As I rolled down hill at the tail end of the march I made friends with a guy named Tali and soon we were deep in discussion about disability rights politics. Over the next few blocks we kept getting yelled at to get into single file. The march went on and on and Tali started to give me a lift – I hung onto the side of his power chair so he could pull me (and my giant backpack) up the hills (which no one who isn’t in a manual chair would even think of as “hills”). We were all in the middle of the right lane of the road. Basically I don’t react well to senseless orders and I’m proud of my capability to land in a strange city and get around. Also, i know how to cross the street but at every intersection another person usually one on 2 legs was screaming at me through a megaphone to keep up. This one older lady behind us in a power chair was very, very upset that Tali and I were not following the rules. I was half a lane away from the part of the street that was open to traffic and at no time was in any danger. What I think happened was a vicious cycle of this lady’s instant judgement of me as a spoiled bratty child of privilege who needed to be controlled. And this kicked in all her officiousness, which in turn pushed my buttons big time so I refused to do what she said. As disabled people (or people in general) we are not served well by doing what we’re told without using our own judgement. By the end of the march I was not only so mad I could spit, I was ready to go get hit by a car just out of spite. If not rolling up huge, horrible hills, being yelled at every inch while I was deep in talk with Tali, I would have liked to have a good heart to heart talk with that lady about authority, privilege, hierarchies, rules, race, disability, internalized oppression, and so on, and I mean that sincerely. Instead I lost my temper and just kept yelling No, leave me alone. The worst moment was when she decided I was too far back at the end of the line of the parade and she started yelling for someone to come and push me. “We’ve got a manual wheelchair here who needs a pusher” And that sent me over the edge of rage to be referred to like that. I also fight very hard to be independent in big and small ways. So it pisses me off that someone else thinks they get to decide when I need “help” which in this case would not have been help. Tali and I were cussing everyone out loudly and yelling No sorry don’t need help we’re anarchists. I also had some commentary from walking organizers in orange shirts about “how well I was doing”… thanks but shut up, that was a patronizing and unnecessary thing to say.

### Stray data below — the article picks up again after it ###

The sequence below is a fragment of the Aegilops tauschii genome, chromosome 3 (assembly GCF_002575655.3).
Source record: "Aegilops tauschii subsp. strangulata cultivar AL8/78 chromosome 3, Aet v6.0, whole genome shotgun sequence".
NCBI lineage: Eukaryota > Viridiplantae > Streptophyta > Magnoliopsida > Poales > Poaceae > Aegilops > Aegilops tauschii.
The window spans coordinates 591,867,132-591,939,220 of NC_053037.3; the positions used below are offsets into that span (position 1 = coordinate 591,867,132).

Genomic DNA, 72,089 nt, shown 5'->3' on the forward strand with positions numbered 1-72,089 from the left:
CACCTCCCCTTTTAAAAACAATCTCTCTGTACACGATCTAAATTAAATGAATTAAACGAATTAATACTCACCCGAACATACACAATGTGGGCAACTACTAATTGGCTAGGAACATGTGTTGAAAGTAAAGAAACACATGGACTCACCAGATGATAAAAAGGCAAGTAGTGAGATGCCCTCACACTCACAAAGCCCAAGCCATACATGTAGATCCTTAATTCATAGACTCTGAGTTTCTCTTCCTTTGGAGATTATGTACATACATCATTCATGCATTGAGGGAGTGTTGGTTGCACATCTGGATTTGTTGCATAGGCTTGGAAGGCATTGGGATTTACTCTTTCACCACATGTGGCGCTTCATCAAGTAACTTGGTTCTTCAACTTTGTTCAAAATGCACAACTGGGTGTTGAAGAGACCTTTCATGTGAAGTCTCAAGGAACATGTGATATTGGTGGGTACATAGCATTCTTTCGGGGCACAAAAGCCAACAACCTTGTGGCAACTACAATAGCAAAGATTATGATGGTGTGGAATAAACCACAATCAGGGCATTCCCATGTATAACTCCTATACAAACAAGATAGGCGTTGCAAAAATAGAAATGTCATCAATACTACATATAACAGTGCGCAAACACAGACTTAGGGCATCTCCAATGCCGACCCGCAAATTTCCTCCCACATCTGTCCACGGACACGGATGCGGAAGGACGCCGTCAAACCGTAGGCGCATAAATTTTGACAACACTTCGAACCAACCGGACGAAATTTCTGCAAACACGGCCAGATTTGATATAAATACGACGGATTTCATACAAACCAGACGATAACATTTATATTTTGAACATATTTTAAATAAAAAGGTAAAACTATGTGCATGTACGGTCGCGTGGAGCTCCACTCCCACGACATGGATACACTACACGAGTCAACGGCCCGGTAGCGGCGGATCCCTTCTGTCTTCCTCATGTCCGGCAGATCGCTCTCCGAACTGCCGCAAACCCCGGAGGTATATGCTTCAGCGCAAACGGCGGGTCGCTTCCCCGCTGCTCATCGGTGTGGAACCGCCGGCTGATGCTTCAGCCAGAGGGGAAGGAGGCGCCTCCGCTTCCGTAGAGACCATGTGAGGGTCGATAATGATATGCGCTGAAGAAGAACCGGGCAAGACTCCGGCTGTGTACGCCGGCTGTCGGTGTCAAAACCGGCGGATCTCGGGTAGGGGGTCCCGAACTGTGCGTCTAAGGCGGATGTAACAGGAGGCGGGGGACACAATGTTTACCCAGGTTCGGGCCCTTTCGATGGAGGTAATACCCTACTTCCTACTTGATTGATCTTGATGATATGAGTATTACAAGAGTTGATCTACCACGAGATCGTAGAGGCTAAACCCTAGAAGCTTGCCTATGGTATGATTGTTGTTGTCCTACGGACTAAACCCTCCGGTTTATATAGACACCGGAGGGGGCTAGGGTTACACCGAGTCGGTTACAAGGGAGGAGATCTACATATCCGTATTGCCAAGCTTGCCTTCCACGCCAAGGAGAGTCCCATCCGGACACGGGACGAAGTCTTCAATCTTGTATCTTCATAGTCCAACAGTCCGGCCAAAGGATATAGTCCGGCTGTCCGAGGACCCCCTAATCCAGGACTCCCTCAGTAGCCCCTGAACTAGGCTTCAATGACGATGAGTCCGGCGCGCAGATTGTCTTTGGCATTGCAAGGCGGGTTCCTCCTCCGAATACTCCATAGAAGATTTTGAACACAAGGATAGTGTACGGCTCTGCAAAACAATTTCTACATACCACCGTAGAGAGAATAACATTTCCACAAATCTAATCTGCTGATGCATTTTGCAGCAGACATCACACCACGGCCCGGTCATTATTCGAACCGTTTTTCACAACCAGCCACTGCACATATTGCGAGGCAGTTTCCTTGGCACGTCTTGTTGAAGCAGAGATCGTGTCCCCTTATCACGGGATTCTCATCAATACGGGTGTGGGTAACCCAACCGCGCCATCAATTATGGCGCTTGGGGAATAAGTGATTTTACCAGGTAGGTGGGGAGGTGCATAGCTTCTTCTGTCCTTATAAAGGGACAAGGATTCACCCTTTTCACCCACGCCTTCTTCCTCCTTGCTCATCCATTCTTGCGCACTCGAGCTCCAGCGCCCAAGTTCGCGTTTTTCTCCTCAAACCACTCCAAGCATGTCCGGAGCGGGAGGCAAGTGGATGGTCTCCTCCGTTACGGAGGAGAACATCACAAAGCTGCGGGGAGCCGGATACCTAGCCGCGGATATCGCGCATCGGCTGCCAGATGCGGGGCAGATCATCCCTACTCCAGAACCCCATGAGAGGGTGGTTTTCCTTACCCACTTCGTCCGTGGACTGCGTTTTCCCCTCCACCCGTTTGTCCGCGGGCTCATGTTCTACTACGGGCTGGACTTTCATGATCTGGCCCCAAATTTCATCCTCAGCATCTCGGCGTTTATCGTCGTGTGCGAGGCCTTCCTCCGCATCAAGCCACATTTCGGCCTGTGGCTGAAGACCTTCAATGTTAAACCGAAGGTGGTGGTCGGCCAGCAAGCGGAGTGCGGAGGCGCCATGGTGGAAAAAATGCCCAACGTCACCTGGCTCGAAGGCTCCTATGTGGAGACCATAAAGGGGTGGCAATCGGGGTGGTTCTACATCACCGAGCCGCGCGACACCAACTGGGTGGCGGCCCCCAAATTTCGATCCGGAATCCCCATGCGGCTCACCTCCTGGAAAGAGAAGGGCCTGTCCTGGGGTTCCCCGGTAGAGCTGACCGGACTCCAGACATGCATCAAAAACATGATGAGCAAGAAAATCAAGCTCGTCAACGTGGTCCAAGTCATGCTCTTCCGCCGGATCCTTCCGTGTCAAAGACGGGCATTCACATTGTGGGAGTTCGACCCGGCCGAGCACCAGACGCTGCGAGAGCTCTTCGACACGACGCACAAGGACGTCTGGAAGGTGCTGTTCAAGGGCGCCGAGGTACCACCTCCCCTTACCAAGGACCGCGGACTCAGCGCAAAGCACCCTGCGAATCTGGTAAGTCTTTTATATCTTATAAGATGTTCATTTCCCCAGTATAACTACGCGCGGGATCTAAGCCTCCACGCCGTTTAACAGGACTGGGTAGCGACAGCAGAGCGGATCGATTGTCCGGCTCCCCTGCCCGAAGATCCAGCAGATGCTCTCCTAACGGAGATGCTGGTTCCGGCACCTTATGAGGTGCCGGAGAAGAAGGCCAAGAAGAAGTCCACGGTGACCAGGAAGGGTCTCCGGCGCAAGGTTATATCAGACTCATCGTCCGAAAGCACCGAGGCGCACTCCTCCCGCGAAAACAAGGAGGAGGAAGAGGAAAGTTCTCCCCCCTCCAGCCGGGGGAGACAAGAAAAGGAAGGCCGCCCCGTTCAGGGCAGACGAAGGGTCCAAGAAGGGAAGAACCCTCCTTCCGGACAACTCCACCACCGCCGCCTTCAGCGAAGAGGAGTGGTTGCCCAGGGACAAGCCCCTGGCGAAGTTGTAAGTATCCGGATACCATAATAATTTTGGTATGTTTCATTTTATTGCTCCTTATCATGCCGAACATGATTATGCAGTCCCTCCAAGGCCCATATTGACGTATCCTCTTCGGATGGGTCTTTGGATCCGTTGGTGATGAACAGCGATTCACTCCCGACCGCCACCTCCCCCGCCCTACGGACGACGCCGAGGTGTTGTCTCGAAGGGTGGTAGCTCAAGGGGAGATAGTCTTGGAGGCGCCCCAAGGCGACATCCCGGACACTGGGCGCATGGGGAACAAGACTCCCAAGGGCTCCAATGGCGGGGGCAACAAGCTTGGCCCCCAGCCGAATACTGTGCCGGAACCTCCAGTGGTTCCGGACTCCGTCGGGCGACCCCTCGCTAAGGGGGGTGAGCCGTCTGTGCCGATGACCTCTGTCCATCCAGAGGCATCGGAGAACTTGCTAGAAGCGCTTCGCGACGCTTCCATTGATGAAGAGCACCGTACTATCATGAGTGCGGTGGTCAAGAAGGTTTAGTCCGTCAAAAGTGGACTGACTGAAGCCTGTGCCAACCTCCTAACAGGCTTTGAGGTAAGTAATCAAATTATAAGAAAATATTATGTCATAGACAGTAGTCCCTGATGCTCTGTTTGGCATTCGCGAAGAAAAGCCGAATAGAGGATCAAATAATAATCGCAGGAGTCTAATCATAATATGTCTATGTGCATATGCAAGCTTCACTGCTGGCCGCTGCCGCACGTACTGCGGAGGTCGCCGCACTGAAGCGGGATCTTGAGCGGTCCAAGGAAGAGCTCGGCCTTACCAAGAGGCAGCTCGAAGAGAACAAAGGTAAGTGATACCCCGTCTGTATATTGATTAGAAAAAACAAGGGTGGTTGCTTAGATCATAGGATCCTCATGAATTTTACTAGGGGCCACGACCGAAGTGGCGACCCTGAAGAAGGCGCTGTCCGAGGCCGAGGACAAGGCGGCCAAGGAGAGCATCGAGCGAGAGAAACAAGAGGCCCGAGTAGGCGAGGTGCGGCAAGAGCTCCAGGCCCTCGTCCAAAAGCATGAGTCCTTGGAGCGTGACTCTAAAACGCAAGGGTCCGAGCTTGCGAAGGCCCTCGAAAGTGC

The thing is, i’ve been an activist and organizer for years and I know how to organize a march or parade, I know you have to get permits for it and work with the city and the police, I know how to block traffic as safely as possible, and I’ve been to many rallies where there are guys barking orders through megaphones at people who don’t need to be ordered around at that moment, because they panic a little at being responsible and in a position of authority, and so they have to go around displaying it, because they’re worried and need the feedback and reassurance that their authority is *working*. I would like to tell those guys to take a chill pill. Unless it is an actual crisis situation, you are not helping, you are just training people not to think for themselves, and causing a reaction of confusion and resentment. And in an actual crisis situation, it may very well NOT BE YOU with the megaphone and orange vest who keeps a cool head and exhibits leadership. To be overly generous, there is the opposite kind of asshole in rallies with a black bandana who is just there to fuck shit up and set a newspaper vending machine on fire and they can also kiss my ass. And I’m not that kind of asshole, i’m the *journalist kind of asshole* and also one of those rogue computer people. In any situation I look to whoever is sane and making sense and being effective. If the most sensible person there is me, then I lead. In a situation where I have information that shows that it is best for another person to lead and coordinate and there are rules that make sense, then it is best for me to go with that. That, for people fighting for “empowerment” should not be hard to understand.